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Title:Restored iron transport by a small molecule promotes absorption and hemoglobinization: discovery, development, and mechanistic studies
Author(s):Grillo, Anthony Steven
Director of Research:Burke, Martin D.
Doctoral Committee Chair(s):Burke, Martin D.
Doctoral Committee Member(s):Denmark, Scott E.; Mitchell, Douglas A.; Zimmerman, Steven C.
Department / Program:Chemistry
Degree Granting Institution:University of Illinois at Urbana-Champaign
Iron transport
Divalent metal transporter 1 (DMT1)
Ferroportin-1 (FPN1)
Mitoferrin 1 (MFRN1)
Small molecule iron transporter
Iron transporter
Molecular prosthetic
Molecular prosthetics
Iron biology
Iron homeostasis
Abstract:Traditional approaches in the pharmaceutical industry center around the development of small molecule therapeutics that bind to and inhibit overactive protein function. This has been transformational in the treatment of diseases resulting from an excess of protein function, however, thousands of diseases are alternatively caused by a deficiency of protein function and thus remain incurable. A major subset of these are characterized by mutations in critical ion channels and transporters, such as microcytic anemias, cystic fibrosis, and cardiovascular diseases. Deficiencies of these ion transporting proteins diminish ion flux in distinct sites and directions. Noting the many features that make small molecules advantageous as drugs, we asked can small molecules that imperfectly replicate the function of these missing proteins be sufficient to restore physiology in protein-deficient organisms. Since the networks of active and passive ion transporting proteins remain active, we hypothesized an imperfect small molecule ion transporter could restore site- and direction-selective transport by leveraging ion gradients that selectively buildup in ion-transport protein deficiencies, thereby restoring physiology to the protein deficient organism. Iron is a critical cofactor in all forms of life, yet its excess is paradoxically toxic. Organisms have thus developed sophisticated homeostatic networks of iron-transport proteins and their regulators to maintain iron at levels sufficient for normal iron-dependent physiological processes without causing ferritoxicity. Acquired or congenital deficiencies of proteins involved in iron transport, homeostasis, or metabolism often impede the movement of iron into, within, and/or out of cells and are associated with more than 25 Mendelian diseases. We therefore asked whether a small molecule iron transporter could leverage transmembrane gradients of the labile iron pool that selectively build up in such situations to restore the movement of iron into, within, and/or out of cells and thereby enable its use in endogenous iron-dependent physiological processes. We first used iron-deficient yeast as a discovery platform to find a small molecule candidate. In a modified functional complementation assay, the small molecule natural product, hinokitiol, restored growth to yeast missing the iron transporting complex Fet3Ftr1. Hinokitiol promoted iron uptake, and concomitantly restored cell growth back to wild-type levels. In contrast to water soluble iron chelators, hinokitiol:iron complexes are lipid soluble, and readily diffuse through lipid membranes. Extensive biophysical studies suggest this growth restoration can be attributed to the capacity for hinokitiol to promote the transmembrane transport of iron. Encouraged by these results, we next tested the capacity for hinokitiol to promote gut iron absorption and/or hemoglobinization in cells and animals missing three different iron-transport proteins by promoting iron mobilization and utilization. Hinokitiol restored the uptake and transepithelial transport of iron into and across Caco-2 gut epithelia missing the apical iron importer DMT1. It also promoted the efflux of iron out of endosomes into the cytosol in DMT1-deficient erythroblasts, thereby restoring proper differentiation and hemoglobinization. Hinokitiol restored hemoglobinization in mitoferrin-deficient erythroblasts by mobilizing iron into the mitochondrial matrix from the intermembrane space. Treatment with this natural product also enabled the movement of iron out of J774 macrophages deficient in ferroportin. The same compound promotes gut iron absorption in DMT1-deficient rats and ferroportin-deficient mice, as well as hemoglobinization in DMT1- and mitoferrin-deficient zebrafish. These findings illuminate a general mechanistic framework for small-molecule mediated site- and direction-selective restoration of iron transport. Quantification of labile iron levels using iron-sensitive fluorophores demonstrated a site-selective build-up of iron gradients are selectively formed in iron-transport protein deficiencies upstream of the membrane that normally hosts the missing protein. This enables a metallophore to leverage these gradients to promote the site- and direction-selective movement of iron into, within, and/or out of cells. Further, hinokitiol is functionally integrated into the endogenous homeostatic network of protein transporters, storage proteins, and their regulators to allow for the absorption of iron while preventing iron overload. Collectively, these results suggest that small molecules that partially mimic the function of missing protein transporters of iron, and possibly other ions, may have potential in treating human diseases. This approach may be effective in treating the millions of patients possessing acquired or genetic deficiencies of ferroportin, such as is the case with anemia of inflammation associated with rheumatoid arthritis, inflammatory bowel disease, ulcerative colitis, and other autoimmune disorders.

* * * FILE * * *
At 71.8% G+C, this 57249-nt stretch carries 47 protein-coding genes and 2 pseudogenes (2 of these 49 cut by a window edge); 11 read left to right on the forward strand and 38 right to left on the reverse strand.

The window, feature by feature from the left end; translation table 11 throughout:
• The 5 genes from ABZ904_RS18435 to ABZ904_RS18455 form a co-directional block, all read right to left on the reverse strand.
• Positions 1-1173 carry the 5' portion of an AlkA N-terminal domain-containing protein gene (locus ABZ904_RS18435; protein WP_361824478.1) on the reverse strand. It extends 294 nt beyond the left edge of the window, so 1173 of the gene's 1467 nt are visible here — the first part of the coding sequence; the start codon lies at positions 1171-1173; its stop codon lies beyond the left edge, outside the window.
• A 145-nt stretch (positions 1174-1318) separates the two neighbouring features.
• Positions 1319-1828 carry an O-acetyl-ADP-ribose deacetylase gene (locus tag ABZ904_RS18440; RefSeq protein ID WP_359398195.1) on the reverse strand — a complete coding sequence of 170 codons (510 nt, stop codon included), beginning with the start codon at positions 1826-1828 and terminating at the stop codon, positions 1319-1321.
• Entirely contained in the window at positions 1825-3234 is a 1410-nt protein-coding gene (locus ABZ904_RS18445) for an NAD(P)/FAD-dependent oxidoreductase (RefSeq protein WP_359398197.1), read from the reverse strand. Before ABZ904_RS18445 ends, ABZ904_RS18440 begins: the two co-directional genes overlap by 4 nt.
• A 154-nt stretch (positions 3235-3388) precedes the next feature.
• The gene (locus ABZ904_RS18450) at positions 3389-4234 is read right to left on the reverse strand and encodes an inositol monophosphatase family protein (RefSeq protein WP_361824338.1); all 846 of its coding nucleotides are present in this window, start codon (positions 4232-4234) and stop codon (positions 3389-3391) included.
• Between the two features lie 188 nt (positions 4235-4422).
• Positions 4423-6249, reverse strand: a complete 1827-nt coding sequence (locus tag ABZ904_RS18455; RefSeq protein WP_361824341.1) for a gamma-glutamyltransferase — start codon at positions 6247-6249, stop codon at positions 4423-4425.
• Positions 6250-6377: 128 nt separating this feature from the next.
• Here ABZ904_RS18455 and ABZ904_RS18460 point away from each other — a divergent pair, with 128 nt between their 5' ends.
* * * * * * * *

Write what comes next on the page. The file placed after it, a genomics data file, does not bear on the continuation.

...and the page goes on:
Issue Date:2017-11-28
Rights Information:Copyright 2017 Anthony S. Grillo
Date Available in IDEALS:2018-03-13
Date Deposited:2017-12

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